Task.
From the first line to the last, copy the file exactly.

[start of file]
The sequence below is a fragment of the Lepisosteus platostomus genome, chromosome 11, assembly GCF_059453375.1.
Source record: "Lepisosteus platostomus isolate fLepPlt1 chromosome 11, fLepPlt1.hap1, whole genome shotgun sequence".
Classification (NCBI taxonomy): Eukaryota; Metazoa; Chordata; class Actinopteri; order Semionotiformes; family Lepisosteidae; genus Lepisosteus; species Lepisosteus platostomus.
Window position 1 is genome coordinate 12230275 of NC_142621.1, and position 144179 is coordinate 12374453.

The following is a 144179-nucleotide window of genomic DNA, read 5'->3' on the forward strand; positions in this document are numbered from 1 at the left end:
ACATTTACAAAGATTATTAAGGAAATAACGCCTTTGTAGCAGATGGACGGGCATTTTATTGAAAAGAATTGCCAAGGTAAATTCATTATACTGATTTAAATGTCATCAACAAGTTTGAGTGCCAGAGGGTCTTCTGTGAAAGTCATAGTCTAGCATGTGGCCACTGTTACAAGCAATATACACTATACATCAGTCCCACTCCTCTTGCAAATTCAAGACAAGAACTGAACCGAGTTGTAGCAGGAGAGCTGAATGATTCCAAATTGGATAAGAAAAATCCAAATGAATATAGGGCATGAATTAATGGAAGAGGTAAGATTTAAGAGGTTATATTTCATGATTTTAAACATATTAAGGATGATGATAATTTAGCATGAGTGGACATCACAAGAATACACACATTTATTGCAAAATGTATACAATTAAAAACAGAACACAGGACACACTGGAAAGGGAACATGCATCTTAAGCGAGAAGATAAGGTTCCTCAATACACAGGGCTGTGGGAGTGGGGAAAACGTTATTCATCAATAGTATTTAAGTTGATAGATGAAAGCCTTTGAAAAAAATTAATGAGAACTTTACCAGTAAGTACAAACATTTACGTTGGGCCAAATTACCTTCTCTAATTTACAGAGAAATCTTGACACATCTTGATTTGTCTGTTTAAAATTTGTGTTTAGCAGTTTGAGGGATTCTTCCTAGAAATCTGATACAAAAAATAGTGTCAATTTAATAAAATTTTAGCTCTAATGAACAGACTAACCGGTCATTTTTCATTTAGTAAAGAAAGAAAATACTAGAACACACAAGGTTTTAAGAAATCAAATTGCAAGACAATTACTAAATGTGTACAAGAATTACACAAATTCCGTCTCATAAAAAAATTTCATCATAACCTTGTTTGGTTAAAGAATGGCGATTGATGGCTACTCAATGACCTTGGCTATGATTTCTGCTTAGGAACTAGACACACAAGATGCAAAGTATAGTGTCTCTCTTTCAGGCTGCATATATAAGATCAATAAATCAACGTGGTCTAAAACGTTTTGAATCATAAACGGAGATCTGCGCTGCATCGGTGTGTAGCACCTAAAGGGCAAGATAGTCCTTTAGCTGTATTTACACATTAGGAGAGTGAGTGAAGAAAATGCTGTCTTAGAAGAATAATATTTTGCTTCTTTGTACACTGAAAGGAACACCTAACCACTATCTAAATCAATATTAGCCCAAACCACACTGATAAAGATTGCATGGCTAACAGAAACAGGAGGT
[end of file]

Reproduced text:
The sequence below is a fragment of the Lepisosteus platostomus genome, chromosome 11, assembly GCF_059453375.1.
Source record: "Lepisosteus platostomus isolate fLepPlt1 chromosome 11, fLepPlt1.hap1, whole genome shotgun sequence".
Classification (NCBI taxonomy): Eukaryota; Metazoa; Chordata; class Actinopteri; order Semionotiformes; family Lepisosteidae; genus Lepisosteus; species Lepisosteus platostomus.
Window position 1 is genome coordinate 12230275 of NC_142621.1, and position 144179 is coordinate 12374453.

The following is a 144179-nucleotide window of genomic DNA, read 5'->3' on the forward strand; positions in this document are numbered from 1 at the left end:
ACATTTACAAAGATTATTAAGGAAATAACGCCTTTGTAGCAGATGGACGGGCATTTTATTGAAAAGAATTGCCAAGGTAAATTCATTATACTGATTTAAATGTCATCAACAAGTTTGAGTGCCAGAGGGTCTTCTGTGAAAGTCATAGTCTAGCATGTGGCCACTGTTACAAGCAATATACACTATACATCAGTCCCACTCCTCTTGCAAATTCAAGACAAGAACTGAACCGAGTTGTAGCAGGAGAGCTGAATGATTCCAAATTGGATAAGAAAAATCCAAATGAATATAGGGCATGAATTAATGGAAGAGGTAAGATTTAAGAGGTTATATTTCATGATTTTAAACATATTAAGGATGATGATAATTTAGCATGAGTGGACATCACAAGAATACACACATTTATTGCAAAATGTATACAATTAAAAACAGAACACAGGACACACTGGAAAGGGAACATGCATCTTAAGCGAGAAGATAAGGTTCCTCAATACACAGGGCTGTGGGAGTGGGGAAAACGTTATTCATCAATAGTATTTAAGTTGATAGATGAAAGCCTTTGAAAAAAATTAATGAGAACTTTACCAGTAAGTACAAACATTTACGTTGGGCCAAATTACCTTCTCTAATTTACAGAGAAATCTTGACACATCTTGATTTGTCTGTTTAAAATTTGTGTTTAGCAGTTTGAGGGATTCTTCCTAGAAATCTGATACAAAAAATAGTGTCAATTTAATAAAATTTTAGCTCTAATGAACAGACTAACCGGTCATTTTTCATTTAGTAAAGAAAGAAAATACTAGAACACACAAGGTTTTAAGAAATCAAATTGCAAGACAATTACTAAATGTGTACAAGAATTACACAAATTCCGTCTCATAAAAAAATTTCATCATAACCTTGTTTGGTTAAAGAATGGCGATTGATGGCTACTCAATGACCTTGGCTATGATTTCTGCTTAGGAACTAGACACACAAGATGCAAAGTATAGTGTCTCTCTTTCAGGCTGCATATATAAGATCAATAAATCAACGTGGTCTAAAACGTTTTGAATCATAAACGGAGATCTGCGCTGCATCGGTGTGTAGCACCTAAAGGGCAAGATAGTCCTTTAGCTGTATTTACACATTAGGAGAGTGAGTGAAGAAAATGCTGTCTTAGAAGAATAATATTTTGCTTCTTTGTACACTGAAAGGAACACCTAACCACTATCTAAATCAATATTAGCCCAAACCACACTGATAAAGATTGCATGGCTAACAGAAACAGGAGGT